Here are the crumbs you left me,
fallen on floorboards in a line
that leads to the closed front door.
Here is the softness that’s come
over me, the swollen tenderness
bruising at the slightest touch.
There are the cards you hold
in your hand, cryptic. Someone
wrote to me using the word
quicksand and I reeled from it.
I tear at cuticles, the edges of
skin bleed. A friend said still,
you keep bobbing up to the surface,
you’re still swimming. And that’s true,
but who wants the love of their life –
their life – summed up as quicksand?
I head out the front door. I leave
a trail so you can find me.
Suddenly a black cow outside a fence
a strange strangled sound everywhere
all the cows calling I stop singing
an ancient knowing in its old eyes
I see how it watches as I move past
careful and slow leave it standing there
forgotten till dinner when I tell Joseph
he pushes peas and gravy aside
rushes out in the black night searching
It’s not one of ours. But they’re bloody expensive,
you know. I don’t know. The closest I come is roast.
I am a city girl frightened of a cow outside a fence.
I see the streets of Spain where the bulls ran
butting backpackers, an Australian
or two, the bulls gone mad and let loose.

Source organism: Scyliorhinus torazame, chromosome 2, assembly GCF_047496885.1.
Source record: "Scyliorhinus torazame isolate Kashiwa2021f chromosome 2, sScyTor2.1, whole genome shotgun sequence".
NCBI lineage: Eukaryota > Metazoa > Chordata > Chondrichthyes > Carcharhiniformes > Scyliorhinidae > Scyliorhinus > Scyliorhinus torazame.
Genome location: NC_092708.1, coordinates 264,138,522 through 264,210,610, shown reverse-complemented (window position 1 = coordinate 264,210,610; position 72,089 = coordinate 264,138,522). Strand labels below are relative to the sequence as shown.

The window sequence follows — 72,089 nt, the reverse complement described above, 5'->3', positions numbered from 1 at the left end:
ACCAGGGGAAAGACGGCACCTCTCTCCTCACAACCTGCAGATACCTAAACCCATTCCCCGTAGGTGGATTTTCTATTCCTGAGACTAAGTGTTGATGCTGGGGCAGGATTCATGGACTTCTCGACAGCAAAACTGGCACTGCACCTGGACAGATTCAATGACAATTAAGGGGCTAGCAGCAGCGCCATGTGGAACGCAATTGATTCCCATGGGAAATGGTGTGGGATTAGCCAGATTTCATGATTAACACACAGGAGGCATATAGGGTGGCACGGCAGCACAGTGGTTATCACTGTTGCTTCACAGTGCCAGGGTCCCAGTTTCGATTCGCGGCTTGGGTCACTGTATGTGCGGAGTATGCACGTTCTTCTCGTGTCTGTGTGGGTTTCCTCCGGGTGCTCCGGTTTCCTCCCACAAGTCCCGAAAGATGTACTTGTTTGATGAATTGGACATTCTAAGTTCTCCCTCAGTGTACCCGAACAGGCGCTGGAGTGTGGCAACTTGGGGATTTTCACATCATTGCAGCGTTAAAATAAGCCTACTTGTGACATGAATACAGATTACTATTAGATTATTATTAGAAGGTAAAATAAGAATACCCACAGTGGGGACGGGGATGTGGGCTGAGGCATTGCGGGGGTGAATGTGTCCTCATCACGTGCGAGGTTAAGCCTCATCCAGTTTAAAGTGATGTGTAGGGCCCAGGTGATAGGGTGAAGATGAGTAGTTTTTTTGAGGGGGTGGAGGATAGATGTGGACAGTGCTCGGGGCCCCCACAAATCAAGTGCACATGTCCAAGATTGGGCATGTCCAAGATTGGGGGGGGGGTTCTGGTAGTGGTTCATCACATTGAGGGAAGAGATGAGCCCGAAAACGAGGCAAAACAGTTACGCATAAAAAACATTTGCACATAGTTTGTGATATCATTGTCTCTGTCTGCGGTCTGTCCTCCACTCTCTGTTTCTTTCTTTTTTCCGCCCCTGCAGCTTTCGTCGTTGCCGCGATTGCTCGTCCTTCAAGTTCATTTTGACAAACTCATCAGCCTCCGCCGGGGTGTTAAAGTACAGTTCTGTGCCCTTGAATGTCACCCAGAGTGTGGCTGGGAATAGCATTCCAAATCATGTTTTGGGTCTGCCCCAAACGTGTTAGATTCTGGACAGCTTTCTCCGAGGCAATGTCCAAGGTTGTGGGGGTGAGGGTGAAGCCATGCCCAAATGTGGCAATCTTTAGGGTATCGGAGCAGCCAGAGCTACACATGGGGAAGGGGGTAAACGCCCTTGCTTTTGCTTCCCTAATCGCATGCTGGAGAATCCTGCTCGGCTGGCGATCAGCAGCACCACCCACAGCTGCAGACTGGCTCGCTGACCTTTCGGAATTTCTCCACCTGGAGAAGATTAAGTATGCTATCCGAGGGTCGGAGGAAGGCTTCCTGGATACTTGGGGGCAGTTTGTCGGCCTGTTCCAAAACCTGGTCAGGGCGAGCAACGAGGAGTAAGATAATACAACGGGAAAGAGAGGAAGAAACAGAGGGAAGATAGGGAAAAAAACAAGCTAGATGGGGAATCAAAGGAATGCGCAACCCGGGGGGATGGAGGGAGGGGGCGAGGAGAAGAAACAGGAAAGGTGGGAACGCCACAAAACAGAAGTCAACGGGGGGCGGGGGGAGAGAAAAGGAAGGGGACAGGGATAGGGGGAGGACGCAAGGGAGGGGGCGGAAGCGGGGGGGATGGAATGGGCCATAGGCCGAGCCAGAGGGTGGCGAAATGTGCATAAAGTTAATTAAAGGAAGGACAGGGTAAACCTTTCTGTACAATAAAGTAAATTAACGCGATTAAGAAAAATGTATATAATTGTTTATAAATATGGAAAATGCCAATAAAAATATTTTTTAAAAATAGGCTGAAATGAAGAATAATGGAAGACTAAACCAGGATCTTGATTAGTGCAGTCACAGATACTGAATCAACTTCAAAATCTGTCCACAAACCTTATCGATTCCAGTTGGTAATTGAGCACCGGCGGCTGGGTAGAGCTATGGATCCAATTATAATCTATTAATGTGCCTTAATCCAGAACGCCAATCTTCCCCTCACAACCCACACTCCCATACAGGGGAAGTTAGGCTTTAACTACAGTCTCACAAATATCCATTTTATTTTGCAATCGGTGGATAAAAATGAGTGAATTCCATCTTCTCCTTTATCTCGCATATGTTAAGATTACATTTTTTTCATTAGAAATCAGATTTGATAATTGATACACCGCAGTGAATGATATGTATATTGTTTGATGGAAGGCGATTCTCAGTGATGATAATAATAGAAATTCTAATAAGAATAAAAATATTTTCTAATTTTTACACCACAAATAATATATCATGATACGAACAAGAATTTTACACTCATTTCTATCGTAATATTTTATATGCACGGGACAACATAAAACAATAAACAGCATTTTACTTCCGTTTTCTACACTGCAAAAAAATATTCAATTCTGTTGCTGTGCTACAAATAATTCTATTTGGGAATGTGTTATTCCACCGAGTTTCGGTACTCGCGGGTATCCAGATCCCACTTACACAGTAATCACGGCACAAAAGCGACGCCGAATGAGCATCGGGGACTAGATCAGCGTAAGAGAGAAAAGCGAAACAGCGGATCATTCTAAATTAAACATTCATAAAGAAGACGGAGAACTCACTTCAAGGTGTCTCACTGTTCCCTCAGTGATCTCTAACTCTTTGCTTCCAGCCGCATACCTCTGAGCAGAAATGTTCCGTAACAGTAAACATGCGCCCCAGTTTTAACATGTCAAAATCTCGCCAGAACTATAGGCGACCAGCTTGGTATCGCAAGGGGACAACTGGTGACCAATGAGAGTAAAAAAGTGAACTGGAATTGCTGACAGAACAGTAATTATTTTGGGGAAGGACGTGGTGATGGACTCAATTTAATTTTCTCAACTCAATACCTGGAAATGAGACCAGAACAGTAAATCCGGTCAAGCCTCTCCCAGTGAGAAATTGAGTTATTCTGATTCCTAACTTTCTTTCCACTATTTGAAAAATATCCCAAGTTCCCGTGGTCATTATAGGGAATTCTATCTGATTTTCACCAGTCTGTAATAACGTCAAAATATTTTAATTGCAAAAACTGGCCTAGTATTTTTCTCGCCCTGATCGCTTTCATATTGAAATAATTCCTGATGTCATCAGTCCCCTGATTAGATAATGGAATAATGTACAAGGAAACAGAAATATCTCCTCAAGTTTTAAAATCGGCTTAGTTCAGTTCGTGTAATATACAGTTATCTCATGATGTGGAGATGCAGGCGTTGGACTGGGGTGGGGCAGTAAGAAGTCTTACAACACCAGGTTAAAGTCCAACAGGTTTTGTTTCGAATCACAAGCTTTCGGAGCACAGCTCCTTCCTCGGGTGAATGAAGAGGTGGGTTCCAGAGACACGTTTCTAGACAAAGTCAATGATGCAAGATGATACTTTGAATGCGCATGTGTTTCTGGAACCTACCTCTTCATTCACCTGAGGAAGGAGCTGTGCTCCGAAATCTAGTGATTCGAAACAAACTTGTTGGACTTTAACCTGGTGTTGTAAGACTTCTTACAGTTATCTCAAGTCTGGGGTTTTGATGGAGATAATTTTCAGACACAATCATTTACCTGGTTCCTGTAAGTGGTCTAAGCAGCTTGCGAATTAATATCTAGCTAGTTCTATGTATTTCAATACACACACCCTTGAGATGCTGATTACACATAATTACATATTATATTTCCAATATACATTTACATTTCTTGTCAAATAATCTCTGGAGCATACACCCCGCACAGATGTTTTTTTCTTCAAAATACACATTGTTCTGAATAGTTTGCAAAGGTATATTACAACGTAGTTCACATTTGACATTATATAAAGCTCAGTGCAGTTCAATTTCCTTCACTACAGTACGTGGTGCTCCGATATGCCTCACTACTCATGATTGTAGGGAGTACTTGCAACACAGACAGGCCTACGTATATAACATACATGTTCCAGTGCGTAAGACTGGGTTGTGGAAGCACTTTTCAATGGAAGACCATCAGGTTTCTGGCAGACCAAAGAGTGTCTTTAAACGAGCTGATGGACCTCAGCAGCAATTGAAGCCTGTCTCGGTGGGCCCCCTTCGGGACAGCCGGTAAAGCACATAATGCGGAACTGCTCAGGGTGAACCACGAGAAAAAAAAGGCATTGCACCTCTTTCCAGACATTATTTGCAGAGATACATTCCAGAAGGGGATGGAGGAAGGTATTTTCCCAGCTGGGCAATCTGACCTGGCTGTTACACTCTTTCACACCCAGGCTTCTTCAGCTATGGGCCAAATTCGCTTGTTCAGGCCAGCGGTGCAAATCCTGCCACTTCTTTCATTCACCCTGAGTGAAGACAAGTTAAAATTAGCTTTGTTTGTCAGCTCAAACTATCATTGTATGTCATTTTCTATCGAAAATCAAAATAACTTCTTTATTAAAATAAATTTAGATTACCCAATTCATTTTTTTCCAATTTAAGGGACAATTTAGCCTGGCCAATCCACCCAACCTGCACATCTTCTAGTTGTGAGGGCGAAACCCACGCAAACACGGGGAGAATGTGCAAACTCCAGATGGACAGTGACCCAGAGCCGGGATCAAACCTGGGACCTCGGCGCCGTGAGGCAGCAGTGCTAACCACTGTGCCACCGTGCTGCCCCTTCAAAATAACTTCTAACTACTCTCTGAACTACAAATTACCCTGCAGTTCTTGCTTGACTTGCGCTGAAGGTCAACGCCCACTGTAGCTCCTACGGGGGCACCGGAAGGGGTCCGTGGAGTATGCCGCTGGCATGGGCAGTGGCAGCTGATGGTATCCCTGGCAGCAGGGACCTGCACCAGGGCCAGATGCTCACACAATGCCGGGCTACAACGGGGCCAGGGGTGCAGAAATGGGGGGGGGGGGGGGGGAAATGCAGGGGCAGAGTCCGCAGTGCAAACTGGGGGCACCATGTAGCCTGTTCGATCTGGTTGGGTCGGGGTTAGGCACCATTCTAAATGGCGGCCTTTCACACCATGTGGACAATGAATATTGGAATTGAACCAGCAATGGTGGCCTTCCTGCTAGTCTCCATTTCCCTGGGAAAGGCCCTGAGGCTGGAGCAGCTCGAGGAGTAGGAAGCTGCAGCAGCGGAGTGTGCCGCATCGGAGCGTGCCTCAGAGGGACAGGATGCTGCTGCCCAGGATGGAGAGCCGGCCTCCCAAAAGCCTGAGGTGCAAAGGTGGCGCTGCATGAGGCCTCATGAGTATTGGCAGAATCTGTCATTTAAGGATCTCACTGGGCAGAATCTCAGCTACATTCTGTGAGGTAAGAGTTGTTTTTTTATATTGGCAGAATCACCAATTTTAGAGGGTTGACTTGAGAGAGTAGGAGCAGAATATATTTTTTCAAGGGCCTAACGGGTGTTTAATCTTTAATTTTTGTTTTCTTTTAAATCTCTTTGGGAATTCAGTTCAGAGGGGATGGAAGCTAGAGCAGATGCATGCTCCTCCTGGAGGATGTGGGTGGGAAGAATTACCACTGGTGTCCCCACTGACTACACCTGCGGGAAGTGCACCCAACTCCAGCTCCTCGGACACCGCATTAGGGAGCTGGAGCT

Creatures are capable of anything.
Then the next day along that same road
up ahead four horses trotting along then grazing
and slow then quick shadows that seem like people
surely that’s a small frame a girl in jodphurs a cap
tiny beside the horses. I keep to the side of the road
as the chestnut veers towards me as if it might nuzzle
and say hello or never stop but go right through me
and I hold my breath keep walking the way you do
with dogs never show fear I’m not sure about horses
but it turns in another direction just before it nears
it turns away from me heading straight ahead
so that the others look up and canter to catch up
with this one who has somewhere to go.
Two women in a ute at a snail pace
with a window down slow as they near
Are you looking for horses?
One has wild hair exhausted eyes a hard face
up too early or too long and now I speak
like a local with my knowledge of territory.
They’re up McNamara’s Road – the next road
to the left. It’s as if she’s never heard of it
can’t quite work out what I mean her lost face
I point she nods and they’re gone and now
I wish I took that extra moment to ask
where they’d come from those horses,
heading down the road so far from home
and where they’re going.